How to Find Out if You're Being Paid Fairly

Posted -

Welcome to the working world! You’ve done everything right. You worked hard all through school and landed job. You’re getting paid money you couldn’t even dream of in college and have started planning how to pay back those student loans. You’ve come so far and have been working so hard. Awesome! But you could be being paid less money than you’re worth without even knowing.

Do your research

There are many websites available to help you check salaries in your field. Tom Dezell, author of Networking for the Novice, Nervous, or Naïve Job Seeker, suggests salary.com, payscale and Glassdoor. In your research, it’s important to focus on your geographical location. Mary Pharris, Director of Business Development and Partnerships at Fairygodboss, says that your salary will change depending on where you are because things like cost of living will factor in. She also recommends using your network of friends, colleagues and mentors in your field or related industries to find out about your salary. You may even find help at your alma mater’s career center!

There are many different factors that play into how much money you should be earning. For example, your experience can actually earn you more money. Consider your level of education and time working in your field (even if it's not at your current job) as making you a sort of expert in your field. Similarly, any professional certifications could earn you more money as well. As you work, keep track of the duties you’re responsible for and any projects you complete successfully. All of this can come in handy later!

Consider your coworkers' salaries

What about what your coworkers are making? Well, you may want to think about that. Many people think that money is something you should never talk about with your coworkers. So can you do it or not?

First, you should check your contract. Some contracts have stipulations against employees discussing their salaries and you should follow those. Second, you should choose someone you know and trust. Dezell points out that “unless people show actual paystubs, [you have to] rely on their honesty.” If your contract allows it and both of you are comfortable discussing your salaries, go ahead and hit up Danielle.

Keep in mind that although your company may not want you to, it’s not illegal to discuss your pay with coworkers!

For some people, finding out they’re being underpaid will come rather abruptly. For Cece Buck, an accountant and graduate of Rutgers University, her notification came in the form of a law change. New Jersey passed a law that any employees working full-time in the US had to be paid overtime if they were paid an hourly rate/base salary under a certain amount (about $48,000). “I was under the cut-off, as were two of my male coworkers, so we were each told that we would be raised up to the base. I was excited, but quickly realized that if I was being raised up to the base salary, so were they, and I had been at my employer working full-time for over a year more than them,” Cece says.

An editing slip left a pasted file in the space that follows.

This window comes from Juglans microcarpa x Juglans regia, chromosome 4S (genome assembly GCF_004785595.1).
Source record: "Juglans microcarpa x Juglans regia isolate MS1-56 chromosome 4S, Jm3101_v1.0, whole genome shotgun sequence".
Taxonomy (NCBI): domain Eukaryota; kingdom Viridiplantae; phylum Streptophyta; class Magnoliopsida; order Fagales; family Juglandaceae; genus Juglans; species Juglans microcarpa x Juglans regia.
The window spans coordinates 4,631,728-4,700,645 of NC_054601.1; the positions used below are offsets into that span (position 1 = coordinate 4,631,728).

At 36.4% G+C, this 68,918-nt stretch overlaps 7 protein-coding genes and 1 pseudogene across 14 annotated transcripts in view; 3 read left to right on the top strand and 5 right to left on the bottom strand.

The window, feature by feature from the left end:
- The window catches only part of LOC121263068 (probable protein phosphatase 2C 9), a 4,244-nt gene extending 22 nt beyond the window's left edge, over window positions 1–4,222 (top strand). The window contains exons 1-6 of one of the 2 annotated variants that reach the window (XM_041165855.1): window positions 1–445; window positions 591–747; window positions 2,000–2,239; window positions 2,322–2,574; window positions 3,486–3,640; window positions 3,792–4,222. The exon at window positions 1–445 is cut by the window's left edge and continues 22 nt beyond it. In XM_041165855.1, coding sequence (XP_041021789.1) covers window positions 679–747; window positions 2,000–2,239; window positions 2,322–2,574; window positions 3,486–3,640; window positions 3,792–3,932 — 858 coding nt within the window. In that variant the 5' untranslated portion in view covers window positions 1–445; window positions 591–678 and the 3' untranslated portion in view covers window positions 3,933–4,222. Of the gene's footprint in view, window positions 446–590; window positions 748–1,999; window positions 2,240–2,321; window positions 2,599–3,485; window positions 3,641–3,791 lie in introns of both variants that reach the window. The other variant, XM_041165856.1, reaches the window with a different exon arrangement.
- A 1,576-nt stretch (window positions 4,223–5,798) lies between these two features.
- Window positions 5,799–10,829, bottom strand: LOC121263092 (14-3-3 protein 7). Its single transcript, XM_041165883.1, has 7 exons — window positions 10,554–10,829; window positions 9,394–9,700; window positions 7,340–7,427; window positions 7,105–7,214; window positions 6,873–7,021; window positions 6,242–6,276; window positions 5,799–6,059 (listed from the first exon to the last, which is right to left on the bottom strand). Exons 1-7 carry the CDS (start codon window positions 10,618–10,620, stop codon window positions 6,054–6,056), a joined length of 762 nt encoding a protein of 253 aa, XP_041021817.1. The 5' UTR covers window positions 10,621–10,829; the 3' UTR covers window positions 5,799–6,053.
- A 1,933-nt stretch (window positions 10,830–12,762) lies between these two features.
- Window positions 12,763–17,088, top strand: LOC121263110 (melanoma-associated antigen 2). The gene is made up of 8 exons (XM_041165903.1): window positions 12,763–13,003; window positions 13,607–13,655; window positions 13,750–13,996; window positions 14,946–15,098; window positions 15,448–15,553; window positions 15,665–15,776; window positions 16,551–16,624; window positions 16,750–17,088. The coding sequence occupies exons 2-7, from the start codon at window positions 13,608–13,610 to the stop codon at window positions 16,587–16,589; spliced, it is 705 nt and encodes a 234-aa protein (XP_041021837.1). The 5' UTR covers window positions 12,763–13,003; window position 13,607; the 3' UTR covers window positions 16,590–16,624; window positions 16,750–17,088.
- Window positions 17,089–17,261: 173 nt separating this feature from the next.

Related: The Wage Gap: Why It Matters!

Bring up the subject with your boss

If you find out through your research that you aren’t being paid fairly, there are things you can do. You need to make an argument for yourself. Collect the research that you’ve done on salaries in your field, but also compile a list of your own accomplishments and a plan on where you want to go from there. “The plan is what will really stand out to them,” Pharris explains. “Your accomplishments show that you’ve done great things, but the plan shows that you can continue to do great things.”

From there, you should contact HR or your supervisor. Schedule a sit down conversation where you can make your case. Many jobs actually have reviews built into their schedule; these meetings would serve as a great opportunity for you to bring up a raise. “I sat down with my boss and my human resources representative,” Cece says. “I thanked them for the raise, but brought up that if they were paying me the base, I had to assume that the two other employees were being paid the same and that I should be paid more based on my time with the company.”

Be brave during the conversation

This can be incredibly intimidating. After all, you’re asking your boss for more money. Find your voice, speak up and keep in mind that you’re only asking for what you deserve. The odds are that your boss will understand. You may be surprised by their reaction. “I could tell that my boss, who is a woman in a male-dominated industry, was impressed with my negotiation. I think that she was surprised I had the guts to bring it up,” Cece explains.

If you're denied a raise, you still have options

So what do you do if they say no? Well, the obvious option is that you can find a new job. If you are trying to find a new job, you should make sure you find one before quitting your original job—and always give at least two weeks notice! But this isn’t always super realistic.

If your boss says no to a raise, you don’t necessarily have to leave the company. You can consider negotiating for other benefits like vacation time, remote work options or a higher 401K contribution. You should come up with these back-up options when you make your plan; if you already have the back-up ideas in your head, you’re less likely to just get up and walk away if your boss says no to a salary raise.

About The Author

- Junior English and Writing Arts double major, Concentrations in Women and Gender Studies and Honors

- Senior Editor of Avant Literary Magazine 

- Big fan of Buffy the Vampire Slayer and dogs

- Not a big fan of the patriarchy nor nuts

- Involved in HerCampus, Writing Center, Avant, Admisisons Ambassadors, BLAST mentoring, and the Honors community

 

 

 

 

 

 

 

Editor's Note

Are you an aspiring journalist or just looking for an outlet where you can share your voice? Apply to write for Her Campus!

User login